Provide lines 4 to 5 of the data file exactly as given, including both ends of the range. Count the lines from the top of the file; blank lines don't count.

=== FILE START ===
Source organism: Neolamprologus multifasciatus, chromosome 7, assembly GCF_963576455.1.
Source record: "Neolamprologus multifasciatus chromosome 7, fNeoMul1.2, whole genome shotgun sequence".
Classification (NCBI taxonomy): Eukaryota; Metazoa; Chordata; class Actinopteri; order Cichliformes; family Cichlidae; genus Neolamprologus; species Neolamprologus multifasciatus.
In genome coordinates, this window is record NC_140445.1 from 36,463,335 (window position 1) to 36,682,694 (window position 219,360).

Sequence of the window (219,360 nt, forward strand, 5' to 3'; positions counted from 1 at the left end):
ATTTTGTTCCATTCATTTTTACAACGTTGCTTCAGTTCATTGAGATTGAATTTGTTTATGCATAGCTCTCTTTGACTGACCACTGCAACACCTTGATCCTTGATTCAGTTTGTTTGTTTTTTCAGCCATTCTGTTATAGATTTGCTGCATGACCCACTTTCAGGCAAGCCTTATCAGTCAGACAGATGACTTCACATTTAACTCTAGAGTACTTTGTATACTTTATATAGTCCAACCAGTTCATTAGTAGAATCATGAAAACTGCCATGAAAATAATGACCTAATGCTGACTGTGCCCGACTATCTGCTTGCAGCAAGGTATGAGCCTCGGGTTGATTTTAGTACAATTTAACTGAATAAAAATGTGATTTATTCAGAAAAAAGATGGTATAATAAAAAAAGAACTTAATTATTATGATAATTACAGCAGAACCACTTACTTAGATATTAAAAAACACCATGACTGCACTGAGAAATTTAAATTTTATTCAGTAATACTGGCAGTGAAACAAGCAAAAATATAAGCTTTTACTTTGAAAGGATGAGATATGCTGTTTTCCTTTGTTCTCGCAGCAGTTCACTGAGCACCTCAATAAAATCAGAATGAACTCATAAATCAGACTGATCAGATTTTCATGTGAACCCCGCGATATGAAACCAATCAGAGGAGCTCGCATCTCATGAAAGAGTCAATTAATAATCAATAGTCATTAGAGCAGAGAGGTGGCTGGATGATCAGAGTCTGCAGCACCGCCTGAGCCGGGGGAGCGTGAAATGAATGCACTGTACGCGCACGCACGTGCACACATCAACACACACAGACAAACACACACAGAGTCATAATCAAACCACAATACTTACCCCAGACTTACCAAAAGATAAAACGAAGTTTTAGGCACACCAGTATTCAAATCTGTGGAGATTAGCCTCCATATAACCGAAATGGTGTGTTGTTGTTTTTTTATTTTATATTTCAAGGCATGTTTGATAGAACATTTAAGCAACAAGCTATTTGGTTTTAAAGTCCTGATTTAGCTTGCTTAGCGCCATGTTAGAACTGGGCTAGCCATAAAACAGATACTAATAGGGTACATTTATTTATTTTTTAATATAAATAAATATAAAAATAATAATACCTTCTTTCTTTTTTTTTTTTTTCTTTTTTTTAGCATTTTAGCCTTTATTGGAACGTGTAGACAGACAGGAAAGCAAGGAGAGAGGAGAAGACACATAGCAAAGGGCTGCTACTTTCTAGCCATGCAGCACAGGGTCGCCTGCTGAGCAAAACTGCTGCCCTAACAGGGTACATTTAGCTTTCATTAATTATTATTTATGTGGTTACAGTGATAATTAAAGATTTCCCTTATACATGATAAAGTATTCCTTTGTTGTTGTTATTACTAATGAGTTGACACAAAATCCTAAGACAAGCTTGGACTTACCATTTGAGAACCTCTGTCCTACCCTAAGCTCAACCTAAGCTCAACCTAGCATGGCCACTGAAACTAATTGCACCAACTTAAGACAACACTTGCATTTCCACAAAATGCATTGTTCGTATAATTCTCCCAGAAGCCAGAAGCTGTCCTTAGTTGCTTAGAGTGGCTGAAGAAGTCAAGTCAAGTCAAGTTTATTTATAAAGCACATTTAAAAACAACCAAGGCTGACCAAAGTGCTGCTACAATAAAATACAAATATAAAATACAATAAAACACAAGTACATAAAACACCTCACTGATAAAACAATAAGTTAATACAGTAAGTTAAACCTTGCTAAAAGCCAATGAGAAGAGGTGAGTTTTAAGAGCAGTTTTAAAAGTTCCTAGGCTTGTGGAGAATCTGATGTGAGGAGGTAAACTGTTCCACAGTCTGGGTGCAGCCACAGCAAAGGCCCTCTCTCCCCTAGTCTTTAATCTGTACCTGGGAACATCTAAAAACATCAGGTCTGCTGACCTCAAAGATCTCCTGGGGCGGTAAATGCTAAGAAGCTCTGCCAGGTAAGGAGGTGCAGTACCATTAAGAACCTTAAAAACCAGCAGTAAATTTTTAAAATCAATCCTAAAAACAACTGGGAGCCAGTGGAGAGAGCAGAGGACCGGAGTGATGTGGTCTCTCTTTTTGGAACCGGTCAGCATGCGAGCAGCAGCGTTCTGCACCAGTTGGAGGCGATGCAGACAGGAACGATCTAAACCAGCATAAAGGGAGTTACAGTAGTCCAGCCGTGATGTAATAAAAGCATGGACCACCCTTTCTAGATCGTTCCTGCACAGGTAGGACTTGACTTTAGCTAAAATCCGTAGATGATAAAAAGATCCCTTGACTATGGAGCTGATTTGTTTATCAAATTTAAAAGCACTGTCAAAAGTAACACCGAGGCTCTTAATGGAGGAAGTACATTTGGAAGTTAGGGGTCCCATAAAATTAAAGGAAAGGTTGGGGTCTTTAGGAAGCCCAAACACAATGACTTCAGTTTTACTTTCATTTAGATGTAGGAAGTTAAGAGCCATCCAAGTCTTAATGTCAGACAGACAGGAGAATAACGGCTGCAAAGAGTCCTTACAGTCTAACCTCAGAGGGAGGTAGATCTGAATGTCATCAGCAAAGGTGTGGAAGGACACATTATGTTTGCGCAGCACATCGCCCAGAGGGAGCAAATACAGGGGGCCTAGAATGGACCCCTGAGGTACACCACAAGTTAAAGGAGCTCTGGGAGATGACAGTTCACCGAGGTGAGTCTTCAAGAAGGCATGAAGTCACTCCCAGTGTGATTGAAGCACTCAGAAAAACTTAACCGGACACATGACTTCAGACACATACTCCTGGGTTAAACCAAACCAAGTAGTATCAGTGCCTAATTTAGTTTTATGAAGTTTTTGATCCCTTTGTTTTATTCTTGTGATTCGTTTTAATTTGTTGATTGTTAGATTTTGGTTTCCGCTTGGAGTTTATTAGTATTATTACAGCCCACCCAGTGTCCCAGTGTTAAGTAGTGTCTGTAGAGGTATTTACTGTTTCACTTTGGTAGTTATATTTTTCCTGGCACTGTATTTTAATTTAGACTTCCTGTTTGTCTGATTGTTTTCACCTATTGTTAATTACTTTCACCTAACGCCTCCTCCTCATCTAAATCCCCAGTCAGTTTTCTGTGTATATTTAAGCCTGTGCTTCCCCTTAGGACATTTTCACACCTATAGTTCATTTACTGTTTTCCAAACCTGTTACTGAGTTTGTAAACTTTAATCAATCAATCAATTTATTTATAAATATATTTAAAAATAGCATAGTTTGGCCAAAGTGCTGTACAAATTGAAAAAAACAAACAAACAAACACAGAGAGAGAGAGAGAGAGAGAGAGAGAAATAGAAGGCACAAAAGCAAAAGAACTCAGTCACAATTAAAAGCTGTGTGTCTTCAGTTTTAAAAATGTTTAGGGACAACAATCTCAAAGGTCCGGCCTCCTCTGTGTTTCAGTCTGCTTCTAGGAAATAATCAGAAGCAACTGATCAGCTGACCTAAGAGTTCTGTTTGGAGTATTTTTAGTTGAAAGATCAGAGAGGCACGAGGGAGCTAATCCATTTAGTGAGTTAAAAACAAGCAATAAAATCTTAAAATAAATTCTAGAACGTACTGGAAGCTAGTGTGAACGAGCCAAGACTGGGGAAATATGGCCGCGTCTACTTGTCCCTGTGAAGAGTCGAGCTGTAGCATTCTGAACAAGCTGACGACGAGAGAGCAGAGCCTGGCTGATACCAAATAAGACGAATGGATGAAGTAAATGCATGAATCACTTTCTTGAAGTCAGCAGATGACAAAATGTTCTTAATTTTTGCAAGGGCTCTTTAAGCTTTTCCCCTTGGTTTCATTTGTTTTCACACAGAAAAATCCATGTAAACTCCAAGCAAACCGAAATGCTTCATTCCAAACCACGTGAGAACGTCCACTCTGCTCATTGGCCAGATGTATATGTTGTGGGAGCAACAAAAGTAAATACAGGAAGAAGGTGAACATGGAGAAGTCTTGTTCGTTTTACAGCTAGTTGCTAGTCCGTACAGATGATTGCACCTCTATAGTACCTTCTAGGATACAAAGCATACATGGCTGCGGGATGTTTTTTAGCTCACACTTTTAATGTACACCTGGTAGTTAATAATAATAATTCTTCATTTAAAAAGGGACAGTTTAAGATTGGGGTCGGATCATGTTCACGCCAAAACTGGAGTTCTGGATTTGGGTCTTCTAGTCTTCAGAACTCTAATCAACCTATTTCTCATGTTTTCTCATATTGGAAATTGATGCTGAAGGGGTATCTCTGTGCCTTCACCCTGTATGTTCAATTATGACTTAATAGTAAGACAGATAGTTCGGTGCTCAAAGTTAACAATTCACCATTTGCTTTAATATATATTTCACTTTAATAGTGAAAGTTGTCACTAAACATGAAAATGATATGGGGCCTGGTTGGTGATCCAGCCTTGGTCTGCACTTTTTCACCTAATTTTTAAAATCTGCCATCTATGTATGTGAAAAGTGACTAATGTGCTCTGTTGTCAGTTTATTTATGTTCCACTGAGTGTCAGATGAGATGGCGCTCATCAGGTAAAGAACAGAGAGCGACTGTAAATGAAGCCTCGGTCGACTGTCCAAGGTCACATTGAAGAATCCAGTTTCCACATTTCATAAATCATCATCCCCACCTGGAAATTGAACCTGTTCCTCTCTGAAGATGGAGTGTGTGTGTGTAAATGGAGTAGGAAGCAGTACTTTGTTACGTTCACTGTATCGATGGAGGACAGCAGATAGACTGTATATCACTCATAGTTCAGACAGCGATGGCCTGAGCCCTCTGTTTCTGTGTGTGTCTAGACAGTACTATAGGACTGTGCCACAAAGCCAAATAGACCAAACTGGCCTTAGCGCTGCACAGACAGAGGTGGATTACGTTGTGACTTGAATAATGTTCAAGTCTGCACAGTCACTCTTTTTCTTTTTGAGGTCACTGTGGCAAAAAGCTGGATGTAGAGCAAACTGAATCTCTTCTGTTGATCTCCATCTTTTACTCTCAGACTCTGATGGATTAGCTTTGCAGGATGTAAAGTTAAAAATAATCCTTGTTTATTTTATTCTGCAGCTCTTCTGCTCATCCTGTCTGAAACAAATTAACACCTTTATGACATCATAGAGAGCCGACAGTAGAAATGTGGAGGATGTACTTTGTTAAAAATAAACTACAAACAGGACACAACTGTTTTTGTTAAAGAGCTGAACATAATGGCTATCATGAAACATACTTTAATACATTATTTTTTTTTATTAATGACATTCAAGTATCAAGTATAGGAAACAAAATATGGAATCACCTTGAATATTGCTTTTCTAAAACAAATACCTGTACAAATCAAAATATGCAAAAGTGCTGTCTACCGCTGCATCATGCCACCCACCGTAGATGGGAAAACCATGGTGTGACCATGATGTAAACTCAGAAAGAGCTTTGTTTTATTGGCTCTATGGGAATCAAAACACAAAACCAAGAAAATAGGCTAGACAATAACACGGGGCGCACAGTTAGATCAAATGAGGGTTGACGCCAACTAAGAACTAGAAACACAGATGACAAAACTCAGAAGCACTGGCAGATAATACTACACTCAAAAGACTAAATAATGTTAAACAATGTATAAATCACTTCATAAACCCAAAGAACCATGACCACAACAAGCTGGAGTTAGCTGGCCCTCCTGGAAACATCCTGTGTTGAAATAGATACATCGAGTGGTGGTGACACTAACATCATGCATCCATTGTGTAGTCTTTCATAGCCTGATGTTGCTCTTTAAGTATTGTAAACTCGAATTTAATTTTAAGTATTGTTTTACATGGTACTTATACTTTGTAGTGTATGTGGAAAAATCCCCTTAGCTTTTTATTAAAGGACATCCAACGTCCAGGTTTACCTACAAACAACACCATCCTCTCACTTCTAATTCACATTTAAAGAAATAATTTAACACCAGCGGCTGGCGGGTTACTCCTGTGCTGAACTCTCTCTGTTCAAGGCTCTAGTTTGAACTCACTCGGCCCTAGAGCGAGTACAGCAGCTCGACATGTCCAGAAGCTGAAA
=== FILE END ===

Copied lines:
In genome coordinates, this window is record NC_140445.1 from 36,463,335 (window position 1) to 36,682,694 (window position 219,360).

Sequence of the window (219,360 nt, forward strand, 5' to 3'; positions counted from 1 at the left end):